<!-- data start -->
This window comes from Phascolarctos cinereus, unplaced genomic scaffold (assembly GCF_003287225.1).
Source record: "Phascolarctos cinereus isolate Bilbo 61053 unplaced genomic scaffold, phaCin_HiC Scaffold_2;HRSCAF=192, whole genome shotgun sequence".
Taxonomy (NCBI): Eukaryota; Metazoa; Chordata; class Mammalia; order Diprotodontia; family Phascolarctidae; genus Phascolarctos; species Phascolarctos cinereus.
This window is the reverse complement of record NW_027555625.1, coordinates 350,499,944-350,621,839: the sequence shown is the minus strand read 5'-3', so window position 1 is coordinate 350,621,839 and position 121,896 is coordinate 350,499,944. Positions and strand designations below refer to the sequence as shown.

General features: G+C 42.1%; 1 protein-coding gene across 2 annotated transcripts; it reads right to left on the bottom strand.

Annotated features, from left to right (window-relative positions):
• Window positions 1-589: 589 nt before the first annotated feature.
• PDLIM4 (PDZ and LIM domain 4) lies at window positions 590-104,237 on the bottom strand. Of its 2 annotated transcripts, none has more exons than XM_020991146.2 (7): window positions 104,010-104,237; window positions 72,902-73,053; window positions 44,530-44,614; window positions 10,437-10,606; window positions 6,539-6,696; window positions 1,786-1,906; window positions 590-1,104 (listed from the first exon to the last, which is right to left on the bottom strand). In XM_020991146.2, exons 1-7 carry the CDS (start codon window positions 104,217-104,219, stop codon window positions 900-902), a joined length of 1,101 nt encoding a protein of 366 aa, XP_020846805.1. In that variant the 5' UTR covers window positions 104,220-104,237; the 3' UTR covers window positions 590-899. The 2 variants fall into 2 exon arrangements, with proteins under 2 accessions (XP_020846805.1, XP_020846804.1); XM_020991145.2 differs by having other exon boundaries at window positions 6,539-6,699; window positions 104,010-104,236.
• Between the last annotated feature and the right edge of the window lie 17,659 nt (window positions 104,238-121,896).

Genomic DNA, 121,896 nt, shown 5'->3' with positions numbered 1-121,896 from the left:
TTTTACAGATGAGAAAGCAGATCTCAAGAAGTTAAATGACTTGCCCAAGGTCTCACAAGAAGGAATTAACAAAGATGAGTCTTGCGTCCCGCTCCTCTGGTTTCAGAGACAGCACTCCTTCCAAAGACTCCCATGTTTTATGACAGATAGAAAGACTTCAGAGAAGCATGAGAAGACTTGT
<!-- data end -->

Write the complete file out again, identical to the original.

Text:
This window comes from Phascolarctos cinereus, unplaced genomic scaffold (assembly GCF_003287225.1).
Source record: "Phascolarctos cinereus isolate Bilbo 61053 unplaced genomic scaffold, phaCin_HiC Scaffold_2;HRSCAF=192, whole genome shotgun sequence".
Taxonomy (NCBI): Eukaryota; Metazoa; Chordata; class Mammalia; order Diprotodontia; family Phascolarctidae; genus Phascolarctos; species Phascolarctos cinereus.
This window is the reverse complement of record NW_027555625.1, coordinates 350,499,944-350,621,839: the sequence shown is the minus strand read 5'-3', so window position 1 is coordinate 350,621,839 and position 121,896 is coordinate 350,499,944. Positions and strand designations below refer to the sequence as shown.

General features: G+C 42.1%; 1 protein-coding gene across 2 annotated transcripts; it reads right to left on the bottom strand.

Annotated features, from left to right (window-relative positions):
• Window positions 1-589: 589 nt before the first annotated feature.
• PDLIM4 (PDZ and LIM domain 4) lies at window positions 590-104,237 on the bottom strand. Of its 2 annotated transcripts, none has more exons than XM_020991146.2 (7): window positions 104,010-104,237; window positions 72,902-73,053; window positions 44,530-44,614; window positions 10,437-10,606; window positions 6,539-6,696; window positions 1,786-1,906; window positions 590-1,104 (listed from the first exon to the last, which is right to left on the bottom strand). In XM_020991146.2, exons 1-7 carry the CDS (start codon window positions 104,217-104,219, stop codon window positions 900-902), a joined length of 1,101 nt encoding a protein of 366 aa, XP_020846805.1. In that variant the 5' UTR covers window positions 104,220-104,237; the 3' UTR covers window positions 590-899. The 2 variants fall into 2 exon arrangements, with proteins under 2 accessions (XP_020846805.1, XP_020846804.1); XM_020991145.2 differs by having other exon boundaries at window positions 6,539-6,699; window positions 104,010-104,236.
• Between the last annotated feature and the right edge of the window lie 17,659 nt (window positions 104,238-121,896).

Genomic DNA, 121,896 nt, shown 5'->3' with positions numbered 1-121,896 from the left:
TTTTACAGATGAGAAAGCAGATCTCAAGAAGTTAAATGACTTGCCCAAGGTCTCACAAGAAGGAATTAACAAAGATGAGTCTTGCGTCCCGCTCCTCTGGTTTCAGAGACAGCACTCCTTCCAAAGACTCCCATGTTTTATGACAGATAGAAAGACTTCAGAGAAGCATGAGAAGACTTGT